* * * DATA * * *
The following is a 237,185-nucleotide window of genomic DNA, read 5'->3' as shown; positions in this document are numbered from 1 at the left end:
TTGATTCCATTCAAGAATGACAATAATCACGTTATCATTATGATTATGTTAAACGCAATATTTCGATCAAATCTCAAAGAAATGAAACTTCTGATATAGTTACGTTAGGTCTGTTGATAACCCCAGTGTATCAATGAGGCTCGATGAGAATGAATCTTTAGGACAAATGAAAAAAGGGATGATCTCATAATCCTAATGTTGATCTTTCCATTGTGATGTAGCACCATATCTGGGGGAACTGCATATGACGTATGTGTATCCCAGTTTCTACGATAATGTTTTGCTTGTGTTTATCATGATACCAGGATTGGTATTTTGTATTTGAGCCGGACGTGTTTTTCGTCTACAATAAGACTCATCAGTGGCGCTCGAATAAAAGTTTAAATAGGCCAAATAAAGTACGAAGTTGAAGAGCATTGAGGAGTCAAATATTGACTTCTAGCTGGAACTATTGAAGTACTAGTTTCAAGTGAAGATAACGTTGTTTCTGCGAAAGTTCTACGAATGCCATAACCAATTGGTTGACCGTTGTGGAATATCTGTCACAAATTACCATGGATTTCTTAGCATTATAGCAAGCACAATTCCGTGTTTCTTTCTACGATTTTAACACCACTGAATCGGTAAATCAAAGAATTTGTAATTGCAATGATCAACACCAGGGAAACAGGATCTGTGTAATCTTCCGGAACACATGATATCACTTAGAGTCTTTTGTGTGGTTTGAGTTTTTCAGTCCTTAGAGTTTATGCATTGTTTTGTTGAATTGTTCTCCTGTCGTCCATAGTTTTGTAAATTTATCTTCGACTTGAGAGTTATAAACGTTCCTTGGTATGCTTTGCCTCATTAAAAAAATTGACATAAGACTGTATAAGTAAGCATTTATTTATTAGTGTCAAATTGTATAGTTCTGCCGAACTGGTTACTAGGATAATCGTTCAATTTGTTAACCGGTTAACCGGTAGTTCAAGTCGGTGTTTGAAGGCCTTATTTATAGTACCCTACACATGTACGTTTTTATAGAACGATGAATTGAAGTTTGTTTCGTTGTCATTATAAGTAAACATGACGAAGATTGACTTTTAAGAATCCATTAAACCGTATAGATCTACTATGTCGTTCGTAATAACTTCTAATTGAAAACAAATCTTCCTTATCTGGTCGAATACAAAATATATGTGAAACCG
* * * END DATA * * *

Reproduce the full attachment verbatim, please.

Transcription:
The following is a 237,185-nucleotide window of genomic DNA, read 5'->3' as shown; positions in this document are numbered from 1 at the left end:
TTGATTCCATTCAAGAATGACAATAATCACGTTATCATTATGATTATGTTAAACGCAATATTTCGATCAAATCTCAAAGAAATGAAACTTCTGATATAGTTACGTTAGGTCTGTTGATAACCCCAGTGTATCAATGAGGCTCGATGAGAATGAATCTTTAGGACAAATGAAAAAAGGGATGATCTCATAATCCTAATGTTGATCTTTCCATTGTGATGTAGCACCATATCTGGGGGAACTGCATATGACGTATGTGTATCCCAGTTTCTACGATAATGTTTTGCTTGTGTTTATCATGATACCAGGATTGGTATTTTGTATTTGAGCCGGACGTGTTTTTCGTCTACAATAAGACTCATCAGTGGCGCTCGAATAAAAGTTTAAATAGGCCAAATAAAGTACGAAGTTGAAGAGCATTGAGGAGTCAAATATTGACTTCTAGCTGGAACTATTGAAGTACTAGTTTCAAGTGAAGATAACGTTGTTTCTGCGAAAGTTCTACGAATGCCATAACCAATTGGTTGACCGTTGTGGAATATCTGTCACAAATTACCATGGATTTCTTAGCATTATAGCAAGCACAATTCCGTGTTTCTTTCTACGATTTTAACACCACTGAATCGGTAAATCAAAGAATTTGTAATTGCAATGATCAACACCAGGGAAACAGGATCTGTGTAATCTTCCGGAACACATGATATCACTTAGAGTCTTTTGTGTGGTTTGAGTTTTTCAGTCCTTAGAGTTTATGCATTGTTTTGTTGAATTGTTCTCCTGTCGTCCATAGTTTTGTAAATTTATCTTCGACTTGAGAGTTATAAACGTTCCTTGGTATGCTTTGCCTCATTAAAAAAATTGACATAAGACTGTATAAGTAAGCATTTATTTATTAGTGTCAAATTGTATAGTTCTGCCGAACTGGTTACTAGGATAATCGTTCAATTTGTTAACCGGTTAACCGGTAGTTCAAGTCGGTGTTTGAAGGCCTTATTTATAGTACCCTACACATGTACGTTTTTATAGAACGATGAATTGAAGTTTGTTTCGTTGTCATTATAAGTAAACATGACGAAGATTGACTTTTAAGAATCCATTAAACCGTATAGATCTACTATGTCGTTCGTAATAACTTCTAATTGAAAACAAATCTTCCTTATCTGGTCGAATACAAAATATATGTGAAACCG